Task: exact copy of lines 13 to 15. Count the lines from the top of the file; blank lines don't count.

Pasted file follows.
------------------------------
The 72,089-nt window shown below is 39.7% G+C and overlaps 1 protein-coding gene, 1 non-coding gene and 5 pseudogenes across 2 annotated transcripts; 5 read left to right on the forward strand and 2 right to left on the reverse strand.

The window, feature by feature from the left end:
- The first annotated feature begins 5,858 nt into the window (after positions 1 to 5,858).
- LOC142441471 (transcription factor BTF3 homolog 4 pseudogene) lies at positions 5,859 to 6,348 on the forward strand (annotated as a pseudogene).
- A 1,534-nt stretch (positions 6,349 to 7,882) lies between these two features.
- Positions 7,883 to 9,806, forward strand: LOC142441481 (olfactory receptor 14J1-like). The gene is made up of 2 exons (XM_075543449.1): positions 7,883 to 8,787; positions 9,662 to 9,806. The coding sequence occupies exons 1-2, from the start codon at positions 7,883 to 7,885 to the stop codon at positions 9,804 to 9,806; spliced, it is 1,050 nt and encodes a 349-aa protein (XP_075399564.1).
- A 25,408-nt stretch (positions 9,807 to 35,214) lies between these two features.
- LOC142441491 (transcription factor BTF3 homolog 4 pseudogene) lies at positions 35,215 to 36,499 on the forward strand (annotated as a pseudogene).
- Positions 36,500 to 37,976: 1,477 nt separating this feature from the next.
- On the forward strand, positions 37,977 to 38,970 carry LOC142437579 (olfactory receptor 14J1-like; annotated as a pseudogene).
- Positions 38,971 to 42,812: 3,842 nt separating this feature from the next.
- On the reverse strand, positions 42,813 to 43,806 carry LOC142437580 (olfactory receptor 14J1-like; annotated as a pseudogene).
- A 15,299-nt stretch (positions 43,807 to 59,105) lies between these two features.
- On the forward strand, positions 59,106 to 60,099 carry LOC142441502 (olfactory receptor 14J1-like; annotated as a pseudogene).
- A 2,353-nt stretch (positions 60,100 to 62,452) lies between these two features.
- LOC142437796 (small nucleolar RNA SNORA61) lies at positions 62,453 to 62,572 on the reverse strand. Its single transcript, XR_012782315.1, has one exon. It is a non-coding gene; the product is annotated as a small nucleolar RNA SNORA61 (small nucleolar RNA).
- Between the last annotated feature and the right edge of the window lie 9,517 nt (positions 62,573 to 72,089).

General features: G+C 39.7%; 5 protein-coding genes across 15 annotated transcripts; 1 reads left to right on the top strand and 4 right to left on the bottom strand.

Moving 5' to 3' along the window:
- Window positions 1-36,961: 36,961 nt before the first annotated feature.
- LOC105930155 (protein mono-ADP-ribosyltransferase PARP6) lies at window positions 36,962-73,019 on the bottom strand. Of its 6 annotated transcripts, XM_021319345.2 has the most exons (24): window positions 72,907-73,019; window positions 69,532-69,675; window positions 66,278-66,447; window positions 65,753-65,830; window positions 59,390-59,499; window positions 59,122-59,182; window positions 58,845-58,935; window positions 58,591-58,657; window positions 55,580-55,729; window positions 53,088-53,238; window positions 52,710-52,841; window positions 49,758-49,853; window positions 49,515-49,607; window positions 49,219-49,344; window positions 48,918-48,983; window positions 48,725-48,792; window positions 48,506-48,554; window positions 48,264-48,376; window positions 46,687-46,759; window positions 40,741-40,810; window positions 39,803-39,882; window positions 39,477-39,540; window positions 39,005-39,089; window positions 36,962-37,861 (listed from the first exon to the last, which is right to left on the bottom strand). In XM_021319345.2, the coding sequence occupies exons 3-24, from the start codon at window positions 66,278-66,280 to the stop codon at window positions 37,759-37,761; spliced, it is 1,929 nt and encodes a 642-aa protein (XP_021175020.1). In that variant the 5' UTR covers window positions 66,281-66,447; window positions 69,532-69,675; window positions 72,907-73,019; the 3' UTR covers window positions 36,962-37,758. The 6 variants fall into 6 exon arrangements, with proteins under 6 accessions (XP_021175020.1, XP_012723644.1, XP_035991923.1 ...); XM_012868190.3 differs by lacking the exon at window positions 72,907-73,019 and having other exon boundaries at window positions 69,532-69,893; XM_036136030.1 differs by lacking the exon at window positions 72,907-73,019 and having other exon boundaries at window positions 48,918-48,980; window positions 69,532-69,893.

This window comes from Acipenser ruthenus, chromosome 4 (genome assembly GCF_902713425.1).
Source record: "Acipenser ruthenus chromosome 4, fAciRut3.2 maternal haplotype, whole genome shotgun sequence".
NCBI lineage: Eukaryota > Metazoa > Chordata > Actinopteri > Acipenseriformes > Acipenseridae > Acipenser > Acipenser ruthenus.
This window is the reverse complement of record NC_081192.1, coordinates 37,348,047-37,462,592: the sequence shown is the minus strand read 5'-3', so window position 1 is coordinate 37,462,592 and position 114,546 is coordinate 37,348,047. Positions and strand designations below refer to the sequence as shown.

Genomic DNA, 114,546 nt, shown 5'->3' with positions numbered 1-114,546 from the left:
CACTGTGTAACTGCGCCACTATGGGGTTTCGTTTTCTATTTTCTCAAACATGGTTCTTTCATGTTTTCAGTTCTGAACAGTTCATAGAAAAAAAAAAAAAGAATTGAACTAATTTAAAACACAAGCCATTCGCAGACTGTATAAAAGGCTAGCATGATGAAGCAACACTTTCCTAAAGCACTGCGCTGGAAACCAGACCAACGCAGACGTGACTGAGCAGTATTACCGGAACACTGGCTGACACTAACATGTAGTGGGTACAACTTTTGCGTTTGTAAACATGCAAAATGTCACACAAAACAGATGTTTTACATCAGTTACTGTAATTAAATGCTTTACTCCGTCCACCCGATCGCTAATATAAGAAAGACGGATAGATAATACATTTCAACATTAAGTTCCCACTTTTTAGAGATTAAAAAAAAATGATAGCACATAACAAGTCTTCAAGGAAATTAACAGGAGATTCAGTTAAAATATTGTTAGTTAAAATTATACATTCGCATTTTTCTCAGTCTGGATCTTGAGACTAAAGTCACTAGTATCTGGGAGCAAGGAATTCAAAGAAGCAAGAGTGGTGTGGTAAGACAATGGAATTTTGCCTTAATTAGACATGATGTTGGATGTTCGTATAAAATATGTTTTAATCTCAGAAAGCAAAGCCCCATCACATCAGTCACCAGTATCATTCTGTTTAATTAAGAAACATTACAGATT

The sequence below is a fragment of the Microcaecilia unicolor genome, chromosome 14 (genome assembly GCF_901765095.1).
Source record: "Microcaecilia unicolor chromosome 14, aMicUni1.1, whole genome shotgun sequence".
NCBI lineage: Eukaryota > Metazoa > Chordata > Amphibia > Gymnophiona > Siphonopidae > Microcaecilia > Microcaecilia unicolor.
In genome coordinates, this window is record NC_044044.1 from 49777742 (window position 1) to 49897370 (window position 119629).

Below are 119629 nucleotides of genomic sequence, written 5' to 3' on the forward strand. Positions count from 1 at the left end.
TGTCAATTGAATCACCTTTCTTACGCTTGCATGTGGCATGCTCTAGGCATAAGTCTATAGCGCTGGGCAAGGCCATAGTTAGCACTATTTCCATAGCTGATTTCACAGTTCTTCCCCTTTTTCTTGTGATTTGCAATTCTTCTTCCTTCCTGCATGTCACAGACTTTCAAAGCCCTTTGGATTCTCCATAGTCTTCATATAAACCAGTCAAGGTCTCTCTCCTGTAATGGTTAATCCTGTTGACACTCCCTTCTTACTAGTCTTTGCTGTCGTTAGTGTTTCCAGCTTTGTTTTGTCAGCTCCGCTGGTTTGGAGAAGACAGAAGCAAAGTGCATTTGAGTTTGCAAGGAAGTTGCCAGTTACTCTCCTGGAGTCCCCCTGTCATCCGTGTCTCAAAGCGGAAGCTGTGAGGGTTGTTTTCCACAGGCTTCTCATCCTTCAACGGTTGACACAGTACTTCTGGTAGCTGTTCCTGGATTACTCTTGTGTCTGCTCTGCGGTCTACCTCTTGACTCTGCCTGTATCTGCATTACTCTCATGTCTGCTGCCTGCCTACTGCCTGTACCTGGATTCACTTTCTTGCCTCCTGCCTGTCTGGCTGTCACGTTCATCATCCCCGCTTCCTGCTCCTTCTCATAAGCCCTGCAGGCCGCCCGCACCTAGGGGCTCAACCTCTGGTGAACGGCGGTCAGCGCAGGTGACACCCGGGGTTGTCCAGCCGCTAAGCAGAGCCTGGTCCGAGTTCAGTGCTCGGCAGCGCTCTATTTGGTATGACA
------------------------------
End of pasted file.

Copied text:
- A 15,299-nt stretch (positions 43,807 to 59,105) lies between these two features.
- On the forward strand, positions 59,106 to 60,099 carry LOC142441502 (olfactory receptor 14J1-like; annotated as a pseudogene).
- A 2,353-nt stretch (positions 60,100 to 62,452) lies between these two features.